My wife even explained that she thought he was very down to earth and was a normal person compared to some drivers.

From my view the press he was under to deliver to the fans especially was emmense but he seemed so polite and always had time for everybody no matter who it was.

He is without doubt the most talented driver ever seen in this sport but very much a human being and cared for his fellow competitors more than it appears to have cared for his own life.

My wifes final comment was how did they block out the fact that safety was so lax, but she understood how exciting it must have been to drive with drivers like that.

I would have him on a table of top ten people id invite for dinner dead or alive.

Such a shame what happened.

But they do say


Ted the Mechanic

It’s nice to hear 1973 Karting World Champion Terry Fullerton was involved in the evening. Around 1991/92 I had the honour of interviewing Terry here in New Zealand when he was visiting his friend Kerry Rowe and I was editor of Auckland Kart Club’s monthly magazine. I had just read Christopher Hilton’s book “Ayrton Senna – The Hard Edge of Genius” so I knew of their history together and Senna’s respect for Terry. My interview didn’t win any literary awards however it was pretty special to chat with, firstly a World Kart Champion, and secondly someone who had raced against (and beaten) the great Senna who was one of my great F1 idols at the time. Something to do with the small degree of separation I guess…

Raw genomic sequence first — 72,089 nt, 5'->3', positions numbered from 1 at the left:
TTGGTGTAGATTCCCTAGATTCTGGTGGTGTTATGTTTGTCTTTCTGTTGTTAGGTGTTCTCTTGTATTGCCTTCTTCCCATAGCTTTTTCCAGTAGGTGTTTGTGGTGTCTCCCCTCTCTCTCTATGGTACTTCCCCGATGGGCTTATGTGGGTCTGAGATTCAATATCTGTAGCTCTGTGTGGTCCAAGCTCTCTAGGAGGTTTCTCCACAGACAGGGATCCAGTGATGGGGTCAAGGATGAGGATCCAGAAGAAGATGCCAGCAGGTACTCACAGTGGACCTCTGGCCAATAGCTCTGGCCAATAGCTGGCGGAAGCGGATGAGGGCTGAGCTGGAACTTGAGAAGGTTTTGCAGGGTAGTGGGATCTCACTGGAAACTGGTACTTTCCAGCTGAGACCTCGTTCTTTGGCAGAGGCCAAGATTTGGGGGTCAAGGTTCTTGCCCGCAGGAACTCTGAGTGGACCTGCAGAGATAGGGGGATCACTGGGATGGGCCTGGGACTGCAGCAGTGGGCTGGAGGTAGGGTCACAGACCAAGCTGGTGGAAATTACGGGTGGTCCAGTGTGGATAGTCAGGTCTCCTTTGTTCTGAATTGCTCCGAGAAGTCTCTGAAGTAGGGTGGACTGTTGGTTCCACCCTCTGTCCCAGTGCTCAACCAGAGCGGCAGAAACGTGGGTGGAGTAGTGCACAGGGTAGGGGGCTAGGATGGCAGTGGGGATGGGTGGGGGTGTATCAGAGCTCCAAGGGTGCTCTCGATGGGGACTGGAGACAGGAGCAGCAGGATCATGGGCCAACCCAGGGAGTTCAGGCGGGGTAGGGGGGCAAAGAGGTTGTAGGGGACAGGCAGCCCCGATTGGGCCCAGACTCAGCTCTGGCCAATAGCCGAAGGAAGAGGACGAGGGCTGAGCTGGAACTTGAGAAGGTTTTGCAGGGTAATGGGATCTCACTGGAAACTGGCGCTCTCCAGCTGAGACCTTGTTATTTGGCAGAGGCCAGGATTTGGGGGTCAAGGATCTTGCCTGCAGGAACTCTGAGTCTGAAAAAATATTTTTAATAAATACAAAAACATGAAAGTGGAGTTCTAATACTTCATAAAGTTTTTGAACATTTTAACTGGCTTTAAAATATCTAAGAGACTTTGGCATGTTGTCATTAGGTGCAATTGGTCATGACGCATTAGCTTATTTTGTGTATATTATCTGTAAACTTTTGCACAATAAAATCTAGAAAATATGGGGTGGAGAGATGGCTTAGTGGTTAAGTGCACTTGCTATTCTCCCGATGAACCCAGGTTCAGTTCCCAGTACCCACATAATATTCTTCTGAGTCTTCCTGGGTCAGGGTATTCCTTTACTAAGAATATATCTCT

I so wish I was there to see it. Im a Brit living in Malaysia and Singapore.

James – do youknow if it will get shown out here?


James can’t wait for this film to come to Australia. Was lucky enough to see Terry Fullerton race here in 1979 in the extreme wet at Oran Park, he was untouchable.



Are you aware of whether the film will be shown here in New Zealand and if so when?

It sounded like a great evening and well done for organising it.


Bob & Shaune McMurray



if you’re on facebook there is a Senna movie page, and I know manish and Asif answer questions posted on there.




Not sure about that. Will ask


James there is a possibility for the film come to Dominican Republic?

Here in DR there are very hardcore F1 and Senna fans. It’ll be a pleasure see it on the big screen.

Senna was the main reason of me becoming a Die for F1 fan.